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9-08-2015, 21:47

THE CRUMBLING PEACE, 1933–6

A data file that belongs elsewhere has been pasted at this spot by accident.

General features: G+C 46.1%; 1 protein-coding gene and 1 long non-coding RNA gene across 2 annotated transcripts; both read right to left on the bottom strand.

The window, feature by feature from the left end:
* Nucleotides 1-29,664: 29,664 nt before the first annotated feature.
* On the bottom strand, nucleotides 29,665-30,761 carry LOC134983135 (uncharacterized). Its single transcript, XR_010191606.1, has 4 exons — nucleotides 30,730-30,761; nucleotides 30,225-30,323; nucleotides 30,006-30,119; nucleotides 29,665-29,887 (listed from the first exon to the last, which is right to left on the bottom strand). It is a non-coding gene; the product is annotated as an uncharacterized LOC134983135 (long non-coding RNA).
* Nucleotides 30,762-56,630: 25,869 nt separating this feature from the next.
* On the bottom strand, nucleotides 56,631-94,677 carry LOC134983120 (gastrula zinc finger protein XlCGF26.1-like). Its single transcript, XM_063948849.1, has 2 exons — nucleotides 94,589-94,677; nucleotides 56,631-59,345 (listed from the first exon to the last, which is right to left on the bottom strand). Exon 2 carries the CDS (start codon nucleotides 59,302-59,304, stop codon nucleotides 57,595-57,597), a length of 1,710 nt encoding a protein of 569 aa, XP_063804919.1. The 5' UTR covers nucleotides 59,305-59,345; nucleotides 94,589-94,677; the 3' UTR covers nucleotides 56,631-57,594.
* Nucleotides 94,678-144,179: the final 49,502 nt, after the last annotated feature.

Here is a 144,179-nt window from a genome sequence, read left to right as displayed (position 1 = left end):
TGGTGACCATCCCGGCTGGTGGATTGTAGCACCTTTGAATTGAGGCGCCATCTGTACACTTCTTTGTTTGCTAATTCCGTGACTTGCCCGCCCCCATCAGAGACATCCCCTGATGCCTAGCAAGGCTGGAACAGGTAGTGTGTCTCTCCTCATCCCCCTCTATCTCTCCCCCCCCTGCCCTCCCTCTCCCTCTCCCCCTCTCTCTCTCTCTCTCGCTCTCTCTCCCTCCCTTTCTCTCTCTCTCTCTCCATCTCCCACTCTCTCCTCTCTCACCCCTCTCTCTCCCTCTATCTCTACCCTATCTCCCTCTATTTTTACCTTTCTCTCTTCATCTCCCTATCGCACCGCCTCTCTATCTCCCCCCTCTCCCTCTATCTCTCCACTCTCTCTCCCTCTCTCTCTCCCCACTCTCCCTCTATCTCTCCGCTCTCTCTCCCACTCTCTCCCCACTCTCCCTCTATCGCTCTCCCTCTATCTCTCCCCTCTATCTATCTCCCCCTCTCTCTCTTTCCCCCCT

In chess what matters is the result, the endgame. The opening moves and the middle play are all directed to achieving such a superiority of position that the endgame is preordained, the annihilation of the opponent. The analogy holds for Hitler’s foreign policy. Much confusion of interpretation is avoided if one essential point is grasped: Hitler never lost sight of his goal – wars of conquest that would smash Soviet Russia, and subordinate France and the smaller states of the continent of Europe to the domination of a new Germany. This new order would be based on the concept of race. ‘Races’ such as the Jews were so poisonous that there was literally no place for them in this new Europe. Other inferior races would be handled ruthlessly: the Slavs unless they sided with Hitler would not be permitted any national existence and could only hope for a servile status under their Aryan masters. Logically, this biological foreign policy could not be confined to Europe alone. From the mastery of the European continent, the global conflict would ensue. Hitler was vague about details; this would be a task for his successors and future generations. But he took some interest in German relations with Japan in the 1930s because he recognised that Japan’s war in Asia and threat to British interests could be exploited. He preferred to concentrate on the ‘limited’ task of gaining mastery of the European continent. It is interesting to compare Hitler’s aims with those of his Weimar and Wilhelmine predecessors. The desire for predominance on the continent of Europe was shared by both Wilhelmine Germany in 1914 and Hitler’s Germany of the 1930s. The foreign policy of Weimar’s Germany, like Hitler’s included secret rearmament and the objective of restoring German military power by abolishing the restrictions imposed by the Treaty of Versailles. Furthermore, Weimar’s foreign policy was ultimately directed towards recovering the territories lost to Poland. Differences between Hitler’s policy and earlier policies are also very evident. Wilhelmine Germany was brought to the point of launching war only after years of trying to avoid such a war. An alternative to war was always considered both possible and desirable. War would become unnecessary if the alliance between France and Russia ‘encircling’ Germany could have been broken by the threat of force alone. Even when Wilhelmine Germany made peace plans in the autumn of 1914 in the flush of early victories, the German leaders did not contemplate the enslavement of peoples or mass murder. Wilhelmine Germany’s vision was a utopian one of a prosperous Europe led by a powerful Germany. Of course what appeared as utopia to the German leaders, a Pax Germanica, was intolerable to its neighbours. When we next contrast Hitler’s aims with those of Stresemann the differences are equally great. Weimar Germany was not bent on either racialist barbarism or continental domination. The reconciliation with France was genuine, as was Stresemann’s assumption that another European war with France and Britain would spell Germany’s ruin. A realistic objective, he believed, was for Germany to recover the position it had held as a great power before 1914. To strive for more was to make the mistake that had led other powers to combine against imperial Germany and so had brought about the catastrophic defeat of Germany and the harsh peace. The essence then of Stresemann’s diplomacy was to win as much for Germany as possible without provoking the slightest chance of war. It followed that this ‘weapon’ was to make repeated pleas for trust and reconciliation. He conducted Weimar’s diplomacy with skill and success, overcoming many difficulties. Tragically, it was Hitler who became the heir of Germany’s much improved international position; furthermore, he derided Weimar’s achievements as the work of the ‘November criminals’. It is commonplace since the publication of A. J. P. Taylor’s The Origins of the Second World War to discredit the findings of the Nürnberg War Crimes Tribunal that Hitler and his associates carefully and precisely planned their aggressions culminating in the attack on Poland in September 1939. It is true that Hitler was following no such precise and detailed plan of aggression. He clearly reacted to events and, as the documents show, was ready at times to be flexible when it came to timing and detail. After all he could not disregard contemporary circumstances or the policies of the other powers, nor could he foretell what opportunities would arise for Germany to exploit. But all this does not lead to the opposite conclusion that he had no plan. No one can read Mein Kampf, or his other writings and the existing documents expressing his views, without being struck by their general consistency. His actions, moreover, conformed to the broad plans he laid down. This was no mere coincidence. Unlike his predecessors, Hitler was working towards one clear goal: a war, or several wars, which would enable Germany to conquer the continent of Europe. Once a dictator has acquired sufficient power internally there is nothing difficult about launching a war. The difficulty lies in winning it, and in getting right the timing of aggression. The task of preserving peace, of solving conflicts, of deciding when war cannot be avoided because of the ambitions and aggressions of other nations – that requires skill and good judgement. Hitler was not prepared to compromise his ultimate goal. Only to a very limited degree, was he prepared to modify the steps by which he intended to attain this goal. Hitler showed a greater degree of skill as a propagandist by hiding his true objectives for a time when in power. His repeated assurances that he was making his ‘last territorial demands’ fooled some people abroad, as well as the majority of Germans, who certainly did not imagine they would be led again into another war against Britain, France, Russia and the US. Why were Hitler and resurgent Germany not stopped before German power had become so formidable that it was too late, except at the cost of a devastating war? There can be little doubt that British and French policy between the wars and, more especially, in the 1930s was disastrous. But the real interest of these years lies in the contrast between a single-minded Hitler bent on a war of conquest from the start and the reaction of his neighbours who were uncertain of his ultimate intentions, who had to grapple with the problem of how best to meet ill-defined dangers abroad, while facing economic and social difficulties at home. The leaders of the Western democracies, moreover, were incessantly concerned with the problems of domestic political rivalries and divisions within their own parties. In France political divisions had escalated into violence and greatly weakened the capacity of unstable governments to respond decisively to the German danger. In the circumstances it is perhaps all the more remarkable that a real attempt on the level of diplomacy was made by the French to check Hitler. In Britain, despite the overwhelming parliamentary strength won by the nationalist government in 1931, continuing widespread distress and unemployment gave the Conservatives much cause for concern from an electoral point of view. Foreign policy also played a considerable role in the November election of 1935. Baldwin reflected the public mood by simultaneously expressing Conservative support for the League of Nations while reassuring the electorate that there would be no extensive rearmament. After another electoral victory in 1935, almost as massive as the 1931 landslide, the Conservatives had most to fear from their own supporters, and from one in particular, Winston Churchill, who from the backbenches constantly attacked the government’s weak response to German rearmament. When, on coming to power, Hitler accelerated German rearmament in defiance of the Versailles Treaty, he was in fact taking no real risk. The lack of effective Allied reaction during the period from 1933 to 1935 was not due to the finesse of Hitler or of his diplomats, nor even to Hitler’s deceptive speeches proclaiming his peaceful intentions. The brutal nature of the Nazi regime in Germany revealed itself quite clearly to the world with the accounts of beatings and concentration camps, reinforced by the exodus of distinguished, mainly Jewish, refugees. Britain tolerated Hitler’s illegal actions just as rearmament in the Weimar years had been accepted. France, though more alarmed than Britain by the development of German military strength, would not take action without the certainty of British support in case such actions should lead to war with Germany. But until 1939 British governments refused to back France unless France herself were attacked by Germany. The French army would have been much stronger than Germany’s in 1933 and 1934 at the outset of any war, but France’s military and industrial potential for war was weaker. The weakness of the French response was not wholly due to the defensive military strategy symbolised by the great Maginot fortress line. The French had reached a conclusion diametrically opposite to the Germans. The French did not believe that a lightning strike by its own armies, before Germany had a chance to mobilise its greater manpower and industry for war, could bring rapid victory. In short, the French abandoned the notion of a limited punitive military action such as they had undertaken in the Ruhr ten years earlier. Any military response, so the French high command advised the governments of the day, could lead to general war; therefore, it could not be undertaken without prior mobilisation placing France on a war footing. This left the French governments with no alternative but diplomacy, aimed at aligning allies against Germany in order to exert pressure in time of peace. But no British government was prepared to face another war unless Britain’s own national interests were clearly imperilled. This nexus between the rejection of any limited military response and Britain’s and France’s perfectly understandable desire to avoid outright war unless there was an attack on their territories, or a clear threat of one, made possible Hitler’s rake’s progress of treaty violations and aggressions until the serious crisis over Czechoslovakia in September 1938. All Hitler required was the nerve to seize where there would be no resistance. He had only to push against open doors. A disarmament conference under the auspices of the League was proceeding in Geneva when Hitler came to power. It served as a useful smokescreen for the Nazis. The Germans argued a seemingly reasonable case. It was up to the other powers to disarm to Germany’s level, or Germany should be allowed to rearm to theirs. The French could never willingly give their blessing to this proposition, so they were placed in the position of appearing to be the unreasonable power, blocking the progress of negotiations which the British wished to succeed for they had no stomach for increasing armaments expenditure in the depth of the depression. The British argued that some agreement, allowing but limiting German rearmament, was better than none. The French, however, refused to consent to German rearmament. In fact, it made no difference whether the British or the French policy was pursued. In April 1933 the German delegate to the disarmament negotiations confidentially briefed German journalists, telling them that, while Germany hoped to secure the consent of the other powers to a standing army of 600,000, it was building the army up to this size anyway. Hitler was giving rearmament first priority, regardless of the attitude of other nations, though any cover which Anglo-French disagreements gave for his own treaty violations was naturally welcome to him. In June 1933 he happily signed a four-power treaty proposed by Mussolini which bound Britain, France, Germany and Italy, in no more than platitudes of goodwill, to consult with each other within the framework of the League. In Germany, meanwhile, a National Defence Council had been secretly set up in April 1933 to coordinate military planning. It would take time to build up the necessary infrastructure – to set up and equip factories to manufacture large quantities of tanks, planes and the weapons of mechanised warfare. The lack of swift early progress was an inherent problem of complex modern rearmament, as Britain was to discover to its cost later on. Financial responsibility for providing the regime with all the credit it needed belonged to Hjalmar Schacht, who was appointed head of the Reichsbank by Hitler when the incumbent showed reluctance to abandon orthodox financial practice. Hitler in February 1933 secretly explained to the army generals and to the Nazi elite that the solution to Germany’s problems could be found only in the conquest of territory in the east. It is clear that Hitler did not expect France simply to stand by and allow Germany to aggrandise its power in the east. ‘I will grind France to powder’, he told the visiting prime minister of Hungary in June 1933. But until a superior German military strength could be built up, Hitler explained to his henchmen, he would have to talk the language of peace. Deeds were more convincing than words. In October 1933, in a deliberately aimed blow at the League of Nations, Germany withdrew from the disarmament conference at Geneva and from the League of Nations as well. Hitler then sought approval by a plebiscite and claimed in November that 95 per cent of the German people had expressed their approval in the ballot box. While he exaggerated the manipulated vote, he did secure overwhelming approval, the people were elated by Hitler’s handling of this aspect of the Versailles Diktat – Germany would no longer be pushed around. What followed? An outburst of anger by the other powers? Talk of sanctions? The British government decided Germany should be conciliated and coaxed back to Geneva, and put pressure on the French to make concessions. Hitler’s priorities in 1933 and 1934 were clear: first rearmament and conscription, then a Nazi takeover in Austria and the return of the Saar, and at home the consolidation of power. Although Hitler’s next diplomatic move startled Europe it was obvious Realpolitik. He wished to weaken the two-front threat posed by the alliance between Poland and France. And so in January 1934 he concluded a non-aggression pact with Poland, thereby renouncing German claims to Danzig and to the Polish corridor, the strip of territory separating East Prussia from the rest of Germany. It was no more than a temporary expedient. It shows how little faith the Poles placed in the French alliance. In April 1934 the French broke off further disarmament discussions with Germany. French political weakness at home turned this apparently tough stand into an empty gesture. French ministers were under no illusions about Hitler’s intentions, but a preventive war was again rejected. All that was left was diplomacy; but the mood was profoundly pessimistic, and although France would seek closer ties with Britain, little headway was made until 1936. The foreign minister, Louis Barthou, made a determined effort for some months in 1934 to revive France’s Eastern and Danubian alliances and alignments of the 1920s and to couple this pressure on Germany with the offer to bind Germany to an ‘Eastern Locarno’, whereby the Soviet Union, Germany, Poland, Czechoslovakia, the Baltic states and Finland would all guarantee each others’ territories and promise to assist one another. This pact was to be linked to the League of Nations. No one can deny that Barthou was a man of real energy, but the idea of an ‘Eastern Locarno’ was pure moonshine. Hitler had rather cleverly pre-empted Poland’s possible involvement. Poland preferred to maintain its own nonaggression treaty with Russia and with Germany and to retain a free hand. Hitler would not agree either. Although he did not feel bound by treaties, he preferred, for the sake of public feeling at home and in order not to antagonise Germany’s neighbours prematurely, to sign no unnecessary treaties which he would have to break later on. More promising was France’s rapprochements in 1934 with Russia and with Italy, which were to bear fruit in 1935. Barthou also sought to draw closer to Yugoslavia. His diplomacy was tragically cut short in October 1934 when he met King Alexander in Marseilles. A Croat terrorist assassinated both Alexander and Barthou, an event dramatically captured by the newsreel cameras. His successor, Pierre Laval, who was to play an infamous role in the wartime Vichy government, in 1935 pursued Barthou’s policy skilfully. Barthou had wooed Mussolini for Italy’s friendship and even an alliance for France. In 1934 and 1935 this was a realistic aim – though Mussolini was notoriously fickle and impulsive – but, militarily speaking, the Italian alliance was of limited value. Although Mussolini had hoped that Germany would follow the fascist path of Italy, he was not so sure about Hitler personally. Hitler, for his part, admired the duce, who, so he thought was trying to make something of the Italian people. The duce was seen by Hitler as a ruthless man of action who, like himself, believed in superior force. His framed photograph stood on Hitler’s desk in Munich. Mussolini’s admiration for Hitler was not uncritical. He patronised him and sent him advice; there were times when Mussolini suspected Hitler might be mad. Many Italian fascists naturally resented Germany’s emphasis on Nordic racialism and the supposed superiority of lightskinned blonds over swarthy Latins. In Italy there was no tradition of anti-Semitism. Indeed, few Jews lived there and some were prominent fascists. In June 1934 Mussolini and Hitler met in Venice. Mussolini stage-managed the whole visit to impress Hitler with his superiority. Hitler looked decidedly drab in a raincoat: the junior partner. As they discussed the questions over which German–Italian conflict might arise, the agitation of the German-speaking inhabitants in the South Tyrol and the future of the Austrian Republic, Hitler said he was ready to abandon the Germans of the South Tyrol in the interests of Italian friendship, but Mussolini remained suspicious as the irredentist movement was encouraged by Nazi Party officials. More immediately serious was Hitler’s pressure on Chancellor Engelbert Dollfuss to resign and allow an internal takeover by the Austrian Nazi movement. Dollfuss reacted robustly. The Austrian Nazis were now conspiring to seize power. Austria, with a population of 6.5 million, was one of Europe’s smallest nations. Some 3.5 million former German Austrians were now subjects of the Italians and the Czechs. Austria had not exactly been created by the Allies at Paris; it consisted of what was left of the Habsburg Empire after the territories of all the successor states had been shorn off. The Austrian state made very little economic sense with its large capital in Vienna and impoverished provinces incapable of feeding the whole population. Economically the Republic had been kept afloat only by loans arranged through the League of Nations, whose representatives supervised the government’s finances. The depression had hit Austria particularly hard and unemployment soared. Not surprisingly it was in Vienna in 1931 that the general European banking collapse began. This impoverished state was also deeply divided politically and socially. Austrian labour was united behind the Social Democratic Party, which supported the parliamentary constitution and rejected the solutions both of revolutionary communism and of fascism. On the right, supported by the Catholic Church, stood the Christian Social Party and groups of right-wing nationalist extremists. For a short while from 1918 to 1920 the Social Democrats had held power. After 1920, although the Social Democrats maintained their strength they no longer commanded an absolute majority. Except for a year from 1929 to 1930, the Bürgerblock, a coalition of Christian Socials and Nationalist and pan-German parties, was in power until the extinction of the multi-party system in 1934. The only issue that united this coalition was a common hatred of labour and socialism. So deep were the political and social divisions that the danger of civil war was always close. The (Catholic) Christian Socials favoured authoritarian solutions, and their fascist and Nazi allies set up paramilitary organisations such as the SA, the SS and the Heimwehr. The Social Democrats also sought to defend themselves by enrolling armed workers in a Republican Defence Corps. Meanwhile many Austrians regarded their state as a wholly artificial creation; loyalties were provincial rather than national. There were many Austrians who looked towards a union with Germany. 208 THE CONTINUING WORLD CRISIS, 1929–39 Austria’s internal problems were exacerbated by its more powerful neighbours. Germany posed a threat to its independence. But Mussolini would defend Austrian independence only if Austria modelled herself on the fascist state. He specifically insisted that the Social Democrats should be excluded from participation in politics. Dollfuss, who became chancellor in May 1932, leant increasingly on the duce’s support against the Nazis. In the spring and summer he banned the Communist Party, the Republican Defence Corps and the Nazis, and a few months later, early in 1934, banned the Social Democrat Party as well. The Social Democrats determined to oppose this attack on their existence. They offered armed resistance when their strongholds were attacked. They were then brutally beaten into submission during a brief civil war in February 1934. Democratic Europe was particularly shocked by the bombardment of the municipal blocks of flats of the workers in Vienna. In fact, Dollfuss had destroyed the one political force able to resist the Nazis. The Austrian Nazi conspiracy to take over power came to fruition in July 1934. The Nazis seized the government buildings in Vienna and forced their way into Dollfuss’s office and there murdered him. Although Dollfuss had lost much of the support of the ordinary people, few rallied to the Nazis. The coup failed. Kurt Schuschnigg was appointed chancellor and promised to continue the policies of Dollfuss. Whether Hitler had connived at this Nazi conspiracy and, if so, how far remains uncertain. But, coming as it did just a month after his visit to Venice, Mussolini was outraged and rushed troops to the Brenner frontier, warning Hitler not to interfere in Austria. For a few years longer Austria survived. In Britain, the growing turbulence in Europe and in Asia alarmed even a government as committed to pacific solutions as that led by Ramsay MacDonald. Even before Hitler had come to power, the famous ‘ten-year rule’ was scrapped. It had been adopted in 1919 to save on armaments expenditure and postulated that such expenditure should be based on the assumption that there would be no war for ten years. But there was no real move to rearm for several years after 1932. Throughout the 1920s and in the 1930s, too, every British government, Labour and Conservative, believed that to spend money on arms would worsen Britain’s economic plight, making it weaker and less able to resist aggression. It was a perverse and paradoxical conclusion. In February 1933, the Cabinet was informed of the gross military deficiency on land, sea and air caused by a decade of inadequate finance, but the chancellor of the exchequer and future prime minister, Neville Chamberlain, replied, ‘today financial and economic risks are far the most serious and urgent that the country has to face . . . other risks have to be run until the country has had time and opportunity to recuperate and our financial situation to improve’. The depression was Hitler’s best ally. When Churchill, in Parliament, attacked the government’s neglect of Britain’s security, especially in the air, Anthony Eden, under secretary of state at the Foreign Office, replied that the solution was to persuade the French to disarm so that Germany would limit its rearmament. Otherwise ‘they could not secure for Europe that period of appeasement which is needed’. And, speaking in Birmingham, Chamberlain added: it is our duty by every effort we can make, by every influence we can exert, to compose differences, and to act as mediators to try and devise methods by which other countries may be delivered from this great menace of war. These speeches from the government side in 1933 encapsulate the main tenets of British policy over the next few years. Too little was done for defence. The great fear was that the new form of aerial warfare would lead to devastation and huge civilian casualties. German superiority in the air could thus become a potent form of blackmail. Increased defence spending was accordingly concentrated on the air force. Curiously, though, it was spent not on defensive fighter planes but on bombers. The thinking behind this was that the ‘bombers would always get through’ anyway. The only credible form of defence was to build up a deterrent bomber force that could carry the war to the enemy. Deterrence was preferable to war. In the Far East, the construction of the Singapore naval base was resumed, even though neglect of the British fleet meant that there would be few warships to send east if trouble simultaneously occurred in Europe. Worst affected by the parsimony of defence expenditure was the British army. In the event of war, only a token force could be despatched to France. This limited military commitment to the defence of the European continent was adhered to by governments and critics until 1939. The main burden of containing Germany on land would rest on the French. British foreign policy followed its own logic. Both France and Germany needed to be restrained. Britain would mediate between them. Even though Hitler secretly and openly defied treaties, Britain would go far to conciliate Germany and assure it that ‘reasonable’ rearmament would be acceptable to the other powers. When Eden visited Berlin in February 1934 he attempted to persuade Hitler to return to the League, and thought him sincere in wishing to conclude a disarmament convention. Eden’s policy was to gain Hitler’s signature to a treaty which would permit German rearmament but also, by its very provisions, place a limit on it. When the British government in July 1934 announced rearmament in the air, the search for an Anglo-German agreement did not slacken. Hitler was outwardly cautious during the six months from the summer of 1934, which opened with the failure of the Nazis in Austria and ended in January 1935 with the holding of the plebiscite in the Saar which would decide that region’s future. The Saar was ‘brought home’ to the Reich by votes through the ballot box and not by force, under the supervision of the League of Nations. Dr Goebbels had, however, mounted a propaganda campaign and so helped to ensure a Nazi ‘yes’ vote of 90 per cent. Hitler’s prestige was further enhanced. In the spring of 1935 Hitler was simply waiting for a good opportunity to announce the reintroduction of conscription and Germany’s open repudiation of the military restrictions of the Versailles Treaty. Everyone, of course, already knew that they had been ‘secretly’ broken for years. Indeed, a British defence White Paper, published in March 1935, which justified modest British rearmament by referring to Germany’s ‘illegal’ rearmament, provided the kind of pretext Hitler sought. It was followed by the approval of the French Chamber on 15 March 1935 to extend military service from one to two years. On the very next day Hitler sprang a ‘Saturday surprise’, proclaimed conscription in Germany and ‘revealed’ the existence of the Luftwaffe. Britain’s reaction was characteristically weak. Sir John Simon, the foreign secretary, and Anthony Eden, minister for League affairs, hastened to Berlin to exchange views with Hitler. The Führer was now ready to receive them. With conscription in the bag, Hitler could afford to be affable. Britain’s conciliatory gesture vitiated the meeting of the Locarno powers at Stresa a short while later in April 1935. Hitler’s unilateral breach of Versailles and Locarno was condemned and the need to uphold treaties spelt out in the final communiqué. Significantly Mussolini had lined up with Britain and France and not with Germany. The League then joined in the condemnation. If Hitler was impressed by this united front – and there is no reason to believe he was much – any apprehensions he might have felt were soon dispelled by the British government. Without consulting its French ally, Britain signified that Germany could also breach the Versailles limitations on its naval development by concluding the Anglo-German Naval Agreement in June 1935. This now permitted Germany to develop its formidable ‘Pocket’ battleships and submarines; all Germany undertook was not to construct a fleet whose total tonnage would exceed 35 per cent of the combined fleets of the British Commonwealth. Even so this treaty also held out the eventual prospect of equality with Britain in submarines. Hitler did not have to push to open doors, they were flung open for him. Already Hitler was considering his next step, the remilitarisation of the Rhineland in violation of that part of the Versailles Treaty that France held dear as a guarantee of its own security. Had he moved in the summer of 1935 he would almost certainly have got away with that too – but the cautious streak in his make-up gained the upper hand. There would be a much better opportunity in 1936 when Mussolini was looking for German support instead of opposing it. The Stresa meeting in April 1935 was not only concerned with Germany. Mussolini was, himself, planning a breach of the League Covenant, at Abyssinia’s expense. The French were willing to connive at Mussolini’s aggression. They were searching for a diplomatic bargain to gain Mussolini’s support against Hitler. Foreign Minister Laval had paved the way when he visited Rome in January 1935. Mussolini and Laval then agreed that France and Italy would check Hitler’s militaristic ambitions. On the question of Abyssinia, Laval appears to have reassured the duce that France would not impede Italy. But at Stresa Mussolini was left in no doubt about the strength of British public feeling if Italy should attack Abyssinia. The final Stresa communiqué, which upheld the sanctity of treaties and condemned Germany’s breach of them, carefully avoided reference to any but European conflicts. What was left undone was more important. The powers realised that Hitler’s next step would be to remilitarise the Rhineland. But the three Stresa powers, Italy, Britain and France, took no decisions on how this threat might be met in time. The British government remained anxious to conciliate. In the autumn of 1935 Europe’s attention was fixed not on Hitler but on Mussolini’s war of aggression waged against Abyssinia, the practically defenceless kingdom of Emperor Haile Selassie. Mussolini felt he had adequately prepared the ground diplomatically with France and Britain and that in view of the German danger, which he exploited, the two democracies would acquiesce. The British government, he believed, would defy pro-League outbursts of public opinion. But Mussolini had miscalculated the British government’s resolve in an election year. Throughout 1935 he built up a huge army, eventually reaching 650,000 men, with modern weapons and poison gas, to overcome the Abyssinian tribesmen. On 3 October 1935 he launched his war on Abyssinia. The Italian army after some initial success became bogged down. The democratic world admired the plucky resistance of the underdog. At Geneva the League condemned Italy as an aggressor and voted for sanctions. But sanctions were not rigidly imposed nor did they include oil, necessary to fuel Italy’s war machine. In any case Italy had stockpiled oil in Africa in expectation of sanctions. Sanctions proved an irritant, the main result of which was to create a patriotic reaction in Italy itself. In Britain in June 1935, Ramsay MacDonald finally retired and Stanley Baldwin became prime minister. Sir Samuel Hoare, who replaced Sir John Simon at the Foreign Office, conferred with Laval in December 1935 on partition plans of Abyssinia which, it was hoped, would bring the war to an end through secret mediation between Mussolini and the Abyssinians. The so-called Hoare–Laval Pact was a ‘compromise’ plan which would have given Mussolini a large part of Abyssinia. He might well have accepted such a solution but when the French leaked the agreement, in Britain there was a great public protest that the League was being betrayed and the aggressor rewarded. The British Cabinet, finding itself in an embarrassing position after fighting an election on the issue of support for the League, placed the blame on Hoare and refused to endorse the proposals he and Laval had agreed upon. Hoare resigned on 19 December 1935. That is how Anthony Eden, who had himself favoured compromise, now inherited the Foreign Office. Mussolini resumed his military campaign, and his troops occupied Addis Ababa in May 1936. The war was being conducted in the most barbarous fashion. The Abyssinians had no means of defence against air attack or poison gas. The brutality of the Italian occupation and the suppression of tribesmen still resisting in 1937 was a precursor of Nazi terror in occupied Europe during the Second World War. Thousands of defenceless Abyssinians were massacred, while Haile Selassie made his dignified protests in Geneva. The war had brought Mussolini cheap glory, but it also isolated him and drove him to seek closer relations with Germany. The disunity of the ‘Stresa front’ made Hitler’s next move, the remilitarisation of the Rhineland, even less risky than it appeared to be. Hitler later was to call his boldness in March 1936 the turning point when he had ‘bluffed’ the French. It was not a real turning point, but just another step along the road he had already successfully followed. Hitler was looking for a new pretext. The Franco-Soviet pact, concluded in 1934, provided it. When the French Chamber ratified the treaty, Hitler on 7 March 1936 declared it to be contrary to the Locarno Treaties and ordered the Wehrmacht to move into the demilitarised zone of the Rhineland. In its final timing Hitler’s move came as a surprise, but the occupation of the Rhineland had been anticipated and discussed. French ministers were clear they could not react with anything but immediate protests and, later on, possible recourse to the machinery of League sanctions. The chief of the army general staff, General Maurice Gamelin, insisted that no military moves were possible without prior fullscale mobilisation, placing more than 1 million Frenchmen under arms. He pointed out to the French ministers that there was no immediate striking force available. The British, meanwhile, were not prepared to consider mere German troop movements into the Rhineland zone as sufficient reason for a military counterstroke. Thus France, rent by internal conflict, could not, and Britain would not, consider stopping Hitler. Hitler, for his part, was careful to enter the Rhineland with only a small force of lightly armed Wehrmacht troops. Rather like rearmament, the open remilitarisation of the Rhineland had been preceded by ‘secret’ remilitarisation as the so-called ‘police’ already stationed in the demilitarised zone were, in fact, trained infantry. The total force of ‘police’ and Wehrmacht amounted to less than 40,000 men and could not possibly threaten France. But Hitler was not bluffing. He had no intention of accepting defeat had the French marched. It is a myth that all that was required to humiliate Hitler in March 1936 was a French show of strength. In the hastily drawn-up final war plans, the German troops were to withdraw as far as the Ruhr and there to stay and fight. But in view of earlier French political and military decisions it was obvious that the only French countermoves would be diplomatic. These countermoves were handled with skill by the French foreign minister, Pierre Flandin. He proposed to the British that economic and military sanctions be applied to force Hitler to withdraw. But Eden was looking for mediation. The British Cabinet had ruled out force. Flandin’s sanction plan raised the spectre of war with Germany. Tortuous negotiations in London and Geneva did not this time end entirely without result. The expected League condemnation was the usual empty gesture. But Flandin extracted from the British government an avowal that Britain still stood by its Locarno commitment to France and Belgium. The British Cabinet had been pushed by the French further than it wished to go in the direction of a strictly defensive Anglo- French alliance backed up by staff talks in place of the more flexible Locarno agreements. There was now a much closer Anglo-French alignment and Britain began to rearm, though still at far too slow a pace. On the debit side, Belgium reverted to absolute neutrality. The year 1936 was to be the year of international goodwill. Berlin was host to the Olympic Games that year. Defiance of treaties and the Nürnberg Laws proved no obstacle to the holding of the games in Berlin. Hitler wanted the world to come to Berlin and admire the National Socialist state. No effort was spared to make the games a spectacular success. For the duration of the games anti-Jewish propaganda was toned down in Berlin. Hitler, moreover, assured the Olympic Committee that there would be no discrimination between ‘Aryans’ and ‘non-Aryans’, a promise he did not keep as far as German Jewish athletes were concerned. It was of course discomfiting that the outstanding athlete of the games was the African American Jesse Owens. Nazi commentators explained this success, embarrassing to racial doctrines of superiority, by stressing that black people were racially lower in the scale of development, closer to a state of nature, like animals and hence faster. For Hitler the holding of the games in Berlin served as an international recognition of his regime.